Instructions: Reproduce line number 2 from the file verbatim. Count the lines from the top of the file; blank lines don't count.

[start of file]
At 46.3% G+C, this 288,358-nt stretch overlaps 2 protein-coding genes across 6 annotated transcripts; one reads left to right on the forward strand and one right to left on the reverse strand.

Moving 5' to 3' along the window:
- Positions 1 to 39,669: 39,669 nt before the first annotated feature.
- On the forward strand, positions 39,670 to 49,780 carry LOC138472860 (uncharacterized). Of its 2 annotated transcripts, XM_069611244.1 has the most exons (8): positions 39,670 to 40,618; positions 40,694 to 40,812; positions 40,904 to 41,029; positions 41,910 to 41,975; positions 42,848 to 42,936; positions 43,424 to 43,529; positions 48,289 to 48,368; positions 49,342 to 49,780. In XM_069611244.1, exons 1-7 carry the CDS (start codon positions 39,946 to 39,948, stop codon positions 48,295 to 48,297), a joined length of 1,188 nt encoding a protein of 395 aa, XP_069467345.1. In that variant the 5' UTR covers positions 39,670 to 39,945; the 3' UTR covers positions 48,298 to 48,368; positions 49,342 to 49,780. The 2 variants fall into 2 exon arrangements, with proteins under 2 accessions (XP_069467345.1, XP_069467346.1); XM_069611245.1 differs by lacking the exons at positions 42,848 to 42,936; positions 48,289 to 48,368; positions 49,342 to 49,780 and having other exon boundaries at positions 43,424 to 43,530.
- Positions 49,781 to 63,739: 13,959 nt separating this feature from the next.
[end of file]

Moving 5' to 3' along the window: